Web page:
|Dress and bangle from JQ Clothing; Tights and earrings: Reitmans; Belt: boutique; Ring: Effy; Boots: Ecco; Faux fur coat, purse, and brooch: vintage|
So I bedecked myself in a dress and bracelet that I had bought there in the past, and headed down, in my crippled sort of a way...
... wearing my prized faux fur and wintery brooch, both of which I bought when I was getting my MA in Toronto, a stupidly cold city in the winter.
If JQ Clothing has a "philosophy," one part of it is definitely to encourage and embrace flamboyance and the sheer fun and playfulness of dressing up.
It's a particular favourite amongst drag queens, whether they be born male...
... or female.
So I knew I wouldn't be overdressed for these Saturday afternoon festivities.
If anything, compared to those around me, I was a little mousy. You know, like a wallflower...
...with my natural hair...
... incredibly understated, bland, mainstream outfit (snicker) ...
... and minimal makeup.
I certainly think I couldn't begin to compete with the flash of this woman. To me, she was unquestionably the star of the show, the belle of the ball, the cherry on top of the cake.
Shall I continue?
She wanted me to tell you all that she's in her eighties and has great grandchildren. She was very proud of this fact. She knows that she's a remarkable woman.
The nature of her relationship with this man remained a fun mystery to me and I liked that. I also really liked his style, with his jaunty hat and easy swing.
I think a man of his age is certainly old enough to be comfortable dancing amongst garter belts and... what is that thing on the bottom left?
There was a lot of dancing.
When I was there, the dancing was to the blues. For the first time in years, I heard one of the funniest blues songs I know: "I Got My Mojo Working But It Just Won't Work On You." It's pretty self-explanatory, right?
JQ Clothing is also a favourite amongst those who like retro styles which sure do twirl nicely when the wearer is dancing.
I actually have this same red belt. I wore it with a fabulous retro red polka dot dress that I also got here. You can see it in all its glory here.
I did feel sad to have to sit in the corner. Being disabled sucks. It just does.
But I was very touched to be immediately offered a chair when I walked in the door. That's the thing about my neighbourhood: I'm known. On more than one occasion, I've gone into JQ Clothing and just asked to sit down for a bit to rest. I know I'm welcome.
I won't lie. It makes me sad to be less able bodied than a woman twice my age. I'm happy for her that she can dance but I'm really sad that I can't.
I felt like Baby sitting in the corner of the dance hall in Dirty Dancing.
I loved that movie as a teen and it inspired me to even further pursue my love of dancing. I practiced on my own pretty much every day for many years. I could do back bends without even using my hands. I could do the splits and kiss my knee at the same time. I could hold another woman on my thighs while I bent down in what weight lifters call a squat.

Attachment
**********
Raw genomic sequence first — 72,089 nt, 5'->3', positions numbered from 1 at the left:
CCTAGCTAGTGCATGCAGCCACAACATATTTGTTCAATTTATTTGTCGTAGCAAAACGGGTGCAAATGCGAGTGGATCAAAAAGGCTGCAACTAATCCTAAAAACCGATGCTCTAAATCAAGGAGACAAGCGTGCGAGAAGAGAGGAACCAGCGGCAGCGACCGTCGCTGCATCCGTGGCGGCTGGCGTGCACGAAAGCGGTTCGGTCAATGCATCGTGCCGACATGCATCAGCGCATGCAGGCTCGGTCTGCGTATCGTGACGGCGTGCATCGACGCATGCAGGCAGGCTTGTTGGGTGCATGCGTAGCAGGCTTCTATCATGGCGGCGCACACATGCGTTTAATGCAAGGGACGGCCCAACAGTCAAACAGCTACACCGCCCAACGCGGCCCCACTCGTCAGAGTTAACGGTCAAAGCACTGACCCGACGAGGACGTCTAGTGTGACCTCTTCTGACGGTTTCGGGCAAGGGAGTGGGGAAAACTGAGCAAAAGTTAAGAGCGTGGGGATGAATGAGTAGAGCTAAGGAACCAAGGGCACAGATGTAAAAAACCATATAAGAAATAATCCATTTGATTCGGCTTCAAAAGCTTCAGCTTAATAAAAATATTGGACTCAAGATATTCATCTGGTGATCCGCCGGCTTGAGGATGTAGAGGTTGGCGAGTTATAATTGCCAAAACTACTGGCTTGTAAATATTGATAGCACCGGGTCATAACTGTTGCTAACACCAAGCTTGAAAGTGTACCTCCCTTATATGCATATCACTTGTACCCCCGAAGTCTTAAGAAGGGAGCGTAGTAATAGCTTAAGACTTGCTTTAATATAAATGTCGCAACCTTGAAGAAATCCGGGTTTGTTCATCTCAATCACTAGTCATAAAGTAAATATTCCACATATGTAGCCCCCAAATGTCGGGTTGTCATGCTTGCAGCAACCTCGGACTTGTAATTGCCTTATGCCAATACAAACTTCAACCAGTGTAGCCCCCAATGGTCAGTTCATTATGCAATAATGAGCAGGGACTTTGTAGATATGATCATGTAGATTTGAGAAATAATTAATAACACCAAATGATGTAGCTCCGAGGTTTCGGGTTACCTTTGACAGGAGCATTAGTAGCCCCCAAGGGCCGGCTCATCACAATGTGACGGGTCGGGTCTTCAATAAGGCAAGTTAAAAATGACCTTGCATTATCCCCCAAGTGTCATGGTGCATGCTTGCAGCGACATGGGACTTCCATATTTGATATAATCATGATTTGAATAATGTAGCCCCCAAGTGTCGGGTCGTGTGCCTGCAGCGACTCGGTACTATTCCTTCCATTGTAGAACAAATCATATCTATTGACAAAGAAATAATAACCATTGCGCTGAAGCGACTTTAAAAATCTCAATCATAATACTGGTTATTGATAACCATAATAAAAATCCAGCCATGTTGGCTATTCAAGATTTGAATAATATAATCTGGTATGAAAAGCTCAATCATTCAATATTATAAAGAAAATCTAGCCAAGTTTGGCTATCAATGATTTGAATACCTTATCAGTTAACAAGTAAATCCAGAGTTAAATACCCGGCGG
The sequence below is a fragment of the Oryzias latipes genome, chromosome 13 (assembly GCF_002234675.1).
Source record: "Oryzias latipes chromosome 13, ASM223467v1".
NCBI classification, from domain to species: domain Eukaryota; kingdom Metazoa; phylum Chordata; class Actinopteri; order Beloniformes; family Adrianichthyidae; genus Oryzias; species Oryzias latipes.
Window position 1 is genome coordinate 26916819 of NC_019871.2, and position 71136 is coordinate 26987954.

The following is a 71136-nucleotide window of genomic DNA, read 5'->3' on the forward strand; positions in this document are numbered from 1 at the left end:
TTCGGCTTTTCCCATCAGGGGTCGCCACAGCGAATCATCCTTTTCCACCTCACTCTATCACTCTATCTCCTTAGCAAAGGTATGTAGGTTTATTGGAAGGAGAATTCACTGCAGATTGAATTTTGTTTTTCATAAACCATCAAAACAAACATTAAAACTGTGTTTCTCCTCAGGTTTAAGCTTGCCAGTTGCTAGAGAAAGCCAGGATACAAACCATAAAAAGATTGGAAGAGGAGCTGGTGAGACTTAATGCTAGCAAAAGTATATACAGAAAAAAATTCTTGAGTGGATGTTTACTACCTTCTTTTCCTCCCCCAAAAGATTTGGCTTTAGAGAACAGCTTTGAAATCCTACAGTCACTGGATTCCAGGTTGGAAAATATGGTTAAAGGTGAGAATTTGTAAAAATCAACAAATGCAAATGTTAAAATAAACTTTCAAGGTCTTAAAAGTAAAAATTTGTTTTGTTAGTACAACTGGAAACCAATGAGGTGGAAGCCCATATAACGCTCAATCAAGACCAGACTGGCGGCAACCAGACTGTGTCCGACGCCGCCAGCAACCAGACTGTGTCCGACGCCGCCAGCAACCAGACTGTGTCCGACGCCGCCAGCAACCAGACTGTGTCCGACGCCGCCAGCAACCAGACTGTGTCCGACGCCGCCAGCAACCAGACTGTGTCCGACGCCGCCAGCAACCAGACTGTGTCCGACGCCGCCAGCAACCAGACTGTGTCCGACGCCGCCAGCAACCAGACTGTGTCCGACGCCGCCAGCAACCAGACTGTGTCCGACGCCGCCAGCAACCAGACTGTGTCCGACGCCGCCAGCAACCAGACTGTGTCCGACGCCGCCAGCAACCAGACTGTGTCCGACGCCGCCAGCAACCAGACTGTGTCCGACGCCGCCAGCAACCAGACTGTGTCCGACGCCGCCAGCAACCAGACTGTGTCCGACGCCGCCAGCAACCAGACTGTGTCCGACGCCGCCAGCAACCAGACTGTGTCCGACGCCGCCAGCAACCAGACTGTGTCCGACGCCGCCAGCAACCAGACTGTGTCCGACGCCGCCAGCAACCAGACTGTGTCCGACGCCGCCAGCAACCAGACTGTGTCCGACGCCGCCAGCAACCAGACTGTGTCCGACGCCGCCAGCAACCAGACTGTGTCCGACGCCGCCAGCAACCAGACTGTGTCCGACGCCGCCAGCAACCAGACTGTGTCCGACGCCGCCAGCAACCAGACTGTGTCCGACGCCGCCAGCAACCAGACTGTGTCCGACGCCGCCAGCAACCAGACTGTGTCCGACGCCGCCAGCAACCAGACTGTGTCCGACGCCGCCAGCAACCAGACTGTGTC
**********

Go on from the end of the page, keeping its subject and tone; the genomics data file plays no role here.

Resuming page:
I was frequently mistaken for a professional dancer.
Patrick Swayze said, "Nobody puts baby in a corner," and, when I was anywhere near a dance floor, no-one put me in a corner either. Instead, they pulled me front and centre.
But everything has changed with my disability. My abusers put me in corner, thirty years after their abuse.
Now I need to be in a corner. It's safer there and less painful because nobody will accidentally hurt me by jostling me or bumping into me. If I'm in a corner, I can stay out just a little bit longer.
But I'm not happy about it. Do not get me wrong.
But at least I wasn't invisible in that corner. People knew me, knew why I sat where I sat, and I felt included in the festivities.
They saw me flashing my hot tights at Beau and they laughed. So did I.
This woman was pivotal in helping me learn to love my body as it is now, not as it once was. She used to work at JQ Clothing and taught me how to dress my new curves, not to minimize or hide them, but to play them up and show them off.
She helped me learn that a curvy girl's waist is her best asset, and her breasts are things of great beauty. She inspired my outfit in Girl Convict in an All Girl Prison (which is a pretty funny post, if I do say so myself).
JQ Clothing has always encouraged women to love their bodies as they are, not as we're told they should be. They eschew following "rules" about how to dress different body types.
And they make sure to carry clothes for, as they call them, "curvy chicks," though I'd call this lovely lady "statuesque" as well.
Diversity in beauty is key and it is evident from the photos that this was a diverse crowd.
When this cute brother and sister seem to be well-placed in the kids' section, you know there is a diversity of ages present, including lots of older people.
They were all into 80s retro and digging it. I hadn't seen a hair cut like this lad's in years and years and I got a real kick out of it...
... just as I was getting a kick out of my retro/vintage faux fur.
It's all about fun in fashion, not conformism or blending in.
And, on that note, I shall bit you good night.
(Spy Girl wanted us all to share shiny outfits this week on 52 Pick-Me-Up so I shared the black sequined dress of the belle of the ball. And I always link up with Not Dead Yet's Visible Mondays when I can.)